Asigra Sues Robobak update from August 2008

Backup vendor sues its de-dupe rival for alleged defamation

August 13, 2008

2 Min Read
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Backup specialist Asigra has filed a lawsuit against rival vendor Robobak for alleged libel and misleading advertising.

Asigra confirmed the legal proceedings yesterday afternoon. The lawsuit, filed in the Ontario Superior Court of Justice in Toronto, alleges that RoboDRS, which distributes Robobak software, its CEO Ron Roberts, another RoboDRS officer, and the firms PR agency MMI Communications, defamed the Televaulting product in two recent press releases.

”It is regrettable that some companies and individuals resort to such tactics,” said David Farajun, the Asigra CEO, in a statement. “We have worked for 22 years to develop Aisgra software with innovation, quality, service and honesty – we are committed to aggressively defending Asigra’s brand and reputation.”

Asigra alleges that in one of the releases, Robobak made “false and misleading statements” about the vendor’s relations with its customers, in addition to “disparaging Asigra’s products and services.”

The vendor also challenges the assertions made in another Robobak release.”Robobak and its public relations agency allegedly aggravated the defamation of Asigra by falsely announcing that ‘a top executive’ at Asigra had recommended Robobak software,” it said, in its statement. “Asigra Inc. does not recommend the competitors’ software.”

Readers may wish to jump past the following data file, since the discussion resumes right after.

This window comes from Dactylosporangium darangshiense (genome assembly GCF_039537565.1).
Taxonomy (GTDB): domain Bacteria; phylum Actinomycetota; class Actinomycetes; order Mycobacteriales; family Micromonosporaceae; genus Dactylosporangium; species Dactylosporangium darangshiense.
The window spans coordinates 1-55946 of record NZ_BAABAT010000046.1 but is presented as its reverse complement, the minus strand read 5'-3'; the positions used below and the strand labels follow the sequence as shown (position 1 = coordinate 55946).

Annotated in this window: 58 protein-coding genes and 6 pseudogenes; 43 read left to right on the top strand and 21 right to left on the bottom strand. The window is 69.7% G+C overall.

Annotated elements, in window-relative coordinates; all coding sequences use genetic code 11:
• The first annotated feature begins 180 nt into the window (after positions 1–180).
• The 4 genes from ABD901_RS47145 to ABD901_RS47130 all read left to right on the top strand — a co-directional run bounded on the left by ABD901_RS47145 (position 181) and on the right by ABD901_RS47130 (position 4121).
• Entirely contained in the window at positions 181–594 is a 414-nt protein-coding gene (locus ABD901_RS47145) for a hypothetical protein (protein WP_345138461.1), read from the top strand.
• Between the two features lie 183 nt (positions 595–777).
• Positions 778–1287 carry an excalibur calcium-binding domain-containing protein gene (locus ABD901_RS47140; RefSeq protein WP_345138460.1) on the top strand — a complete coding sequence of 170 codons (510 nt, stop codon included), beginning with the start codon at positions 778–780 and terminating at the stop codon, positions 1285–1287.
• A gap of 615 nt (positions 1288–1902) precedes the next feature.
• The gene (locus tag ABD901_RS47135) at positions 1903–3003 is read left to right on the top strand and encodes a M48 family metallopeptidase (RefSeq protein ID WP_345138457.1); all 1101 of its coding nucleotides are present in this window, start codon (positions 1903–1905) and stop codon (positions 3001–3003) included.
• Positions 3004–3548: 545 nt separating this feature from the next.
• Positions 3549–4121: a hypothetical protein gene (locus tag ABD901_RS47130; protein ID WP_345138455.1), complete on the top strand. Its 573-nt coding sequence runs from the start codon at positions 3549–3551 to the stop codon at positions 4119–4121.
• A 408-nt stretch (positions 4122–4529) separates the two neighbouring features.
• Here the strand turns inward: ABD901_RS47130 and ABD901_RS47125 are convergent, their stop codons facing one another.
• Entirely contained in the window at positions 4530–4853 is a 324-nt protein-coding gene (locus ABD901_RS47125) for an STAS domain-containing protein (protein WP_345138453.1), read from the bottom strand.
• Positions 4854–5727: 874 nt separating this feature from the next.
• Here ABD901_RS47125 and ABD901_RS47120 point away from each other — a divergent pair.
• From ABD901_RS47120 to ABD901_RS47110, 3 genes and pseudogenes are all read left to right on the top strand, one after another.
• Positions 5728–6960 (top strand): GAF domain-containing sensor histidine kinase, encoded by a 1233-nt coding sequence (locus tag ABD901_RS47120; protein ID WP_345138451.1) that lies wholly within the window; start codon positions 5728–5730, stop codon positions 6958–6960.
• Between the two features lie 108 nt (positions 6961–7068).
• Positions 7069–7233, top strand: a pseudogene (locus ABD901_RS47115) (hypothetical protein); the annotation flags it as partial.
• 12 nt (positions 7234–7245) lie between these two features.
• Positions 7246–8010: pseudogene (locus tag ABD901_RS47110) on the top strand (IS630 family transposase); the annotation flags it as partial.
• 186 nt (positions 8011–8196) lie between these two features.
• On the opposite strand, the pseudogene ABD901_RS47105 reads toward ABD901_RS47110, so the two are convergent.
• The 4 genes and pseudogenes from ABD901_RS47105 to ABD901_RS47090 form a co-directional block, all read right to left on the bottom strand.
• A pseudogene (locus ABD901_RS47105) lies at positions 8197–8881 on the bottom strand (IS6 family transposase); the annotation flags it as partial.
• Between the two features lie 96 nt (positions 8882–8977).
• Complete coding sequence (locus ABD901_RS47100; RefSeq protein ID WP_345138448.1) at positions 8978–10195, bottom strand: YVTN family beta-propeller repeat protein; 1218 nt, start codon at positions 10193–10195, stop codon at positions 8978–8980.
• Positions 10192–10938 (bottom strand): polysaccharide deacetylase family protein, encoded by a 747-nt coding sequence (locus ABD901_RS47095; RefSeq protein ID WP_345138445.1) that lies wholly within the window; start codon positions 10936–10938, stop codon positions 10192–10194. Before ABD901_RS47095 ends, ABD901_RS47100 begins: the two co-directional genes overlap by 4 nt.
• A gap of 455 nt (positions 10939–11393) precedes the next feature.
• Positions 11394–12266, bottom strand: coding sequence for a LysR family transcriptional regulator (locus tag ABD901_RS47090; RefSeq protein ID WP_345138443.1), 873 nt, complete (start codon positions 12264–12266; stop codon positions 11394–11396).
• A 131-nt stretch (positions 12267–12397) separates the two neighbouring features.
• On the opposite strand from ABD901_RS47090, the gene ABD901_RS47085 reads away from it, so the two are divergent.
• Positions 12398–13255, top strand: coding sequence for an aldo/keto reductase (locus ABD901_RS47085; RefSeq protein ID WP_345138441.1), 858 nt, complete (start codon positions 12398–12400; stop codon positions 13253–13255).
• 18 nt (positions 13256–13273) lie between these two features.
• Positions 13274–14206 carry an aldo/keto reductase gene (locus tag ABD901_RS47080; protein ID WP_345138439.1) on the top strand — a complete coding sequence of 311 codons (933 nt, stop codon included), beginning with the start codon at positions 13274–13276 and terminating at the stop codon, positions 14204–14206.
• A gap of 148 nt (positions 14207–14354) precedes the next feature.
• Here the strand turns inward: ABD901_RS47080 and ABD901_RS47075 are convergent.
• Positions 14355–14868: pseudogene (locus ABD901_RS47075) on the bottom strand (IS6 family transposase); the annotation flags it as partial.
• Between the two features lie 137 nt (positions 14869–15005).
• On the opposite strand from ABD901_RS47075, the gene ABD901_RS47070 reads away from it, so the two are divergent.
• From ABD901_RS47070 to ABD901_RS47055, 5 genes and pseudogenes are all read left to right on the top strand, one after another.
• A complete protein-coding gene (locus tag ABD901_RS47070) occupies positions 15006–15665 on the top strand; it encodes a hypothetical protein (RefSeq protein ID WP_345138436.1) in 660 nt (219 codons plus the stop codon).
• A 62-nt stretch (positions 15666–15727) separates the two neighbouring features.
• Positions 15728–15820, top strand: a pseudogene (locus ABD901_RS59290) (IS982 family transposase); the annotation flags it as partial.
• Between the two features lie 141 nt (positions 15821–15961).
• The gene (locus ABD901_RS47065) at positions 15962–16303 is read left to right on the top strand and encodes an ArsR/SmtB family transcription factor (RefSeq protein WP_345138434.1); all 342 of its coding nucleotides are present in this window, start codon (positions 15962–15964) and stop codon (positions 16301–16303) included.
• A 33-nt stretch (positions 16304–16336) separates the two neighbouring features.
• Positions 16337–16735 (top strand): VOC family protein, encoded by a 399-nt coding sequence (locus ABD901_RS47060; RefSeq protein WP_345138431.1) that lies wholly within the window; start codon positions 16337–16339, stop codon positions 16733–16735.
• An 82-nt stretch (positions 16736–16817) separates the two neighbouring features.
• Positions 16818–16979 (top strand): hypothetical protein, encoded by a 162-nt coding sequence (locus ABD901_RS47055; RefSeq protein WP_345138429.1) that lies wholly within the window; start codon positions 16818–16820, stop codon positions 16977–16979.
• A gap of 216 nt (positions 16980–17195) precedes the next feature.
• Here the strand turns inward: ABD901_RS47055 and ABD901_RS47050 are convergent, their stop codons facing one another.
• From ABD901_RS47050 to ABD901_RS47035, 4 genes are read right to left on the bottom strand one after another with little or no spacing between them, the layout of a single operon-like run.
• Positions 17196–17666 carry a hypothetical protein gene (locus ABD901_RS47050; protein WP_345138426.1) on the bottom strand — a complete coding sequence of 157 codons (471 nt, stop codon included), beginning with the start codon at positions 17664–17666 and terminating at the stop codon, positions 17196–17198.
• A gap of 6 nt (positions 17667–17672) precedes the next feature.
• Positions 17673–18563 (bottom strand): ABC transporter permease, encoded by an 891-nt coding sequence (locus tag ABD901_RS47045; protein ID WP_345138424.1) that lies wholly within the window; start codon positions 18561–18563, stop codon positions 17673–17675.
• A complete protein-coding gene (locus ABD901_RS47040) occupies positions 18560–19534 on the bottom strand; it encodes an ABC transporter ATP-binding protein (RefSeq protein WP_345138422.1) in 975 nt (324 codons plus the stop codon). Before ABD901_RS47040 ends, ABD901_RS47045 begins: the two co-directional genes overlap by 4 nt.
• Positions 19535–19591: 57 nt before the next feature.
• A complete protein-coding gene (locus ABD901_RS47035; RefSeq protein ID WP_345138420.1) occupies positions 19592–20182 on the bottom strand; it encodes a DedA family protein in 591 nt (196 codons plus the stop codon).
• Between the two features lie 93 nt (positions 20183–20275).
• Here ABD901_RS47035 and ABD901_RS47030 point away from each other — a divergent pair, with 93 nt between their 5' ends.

The contentious press releases were still up on Robobak’s Website today, although the Atlanta-based vendor was playing its cards to close to its chest. “At this time, Robobak has no comment,” said a company spokesman.

Both Robobak and Asigra are playing in the booming data de-duplication space, and analysts have already identified similarities in their technologies. Both vendors’ software, for example, runs on a Windows server in the data center and does not require an agent to be installed on remote office devices.

The two vendors also have their sights set firmly on SMB de-dupe, chasing the lucrative small business dollar, although Asigra recently ramped up its enterprise efforts.

Given the nature of recent storage legal battles, the Asigra lawsuit is fairly unusual in that it centers on Robobak’s marketing claims. Most of the recent disputes in the storage sector, for example, have focused on patents, as opposed to marketing spiel.Crossroads Systems, for example, recently accused 10 firms of infringing its storage patents. Other firms that have been involved in recent patent disputes include STEC and Seagate, NetApp and Sun, and Quantum and Riverbed .Have a comment on this story? Please click "Discuss" below. If you'd like to contact Byte and Switch's editors directly, send us a message.

  • Asigra Inc.

  • Microsoft Corp. (Nasdaq: MSFT)

  • NetApp Inc. (Nasdaq: NTAP)

  • Quantum Corp. (NYSE: QTM)

  • Riverbed Technology Inc. (Nasdaq: RVBD)

  • ROBObak

  • Seagate Technology Inc. (NYSE: STX)

  • Sun Microsystems Inc. (Nasdaq: JAVA)

  • STEC Inc.

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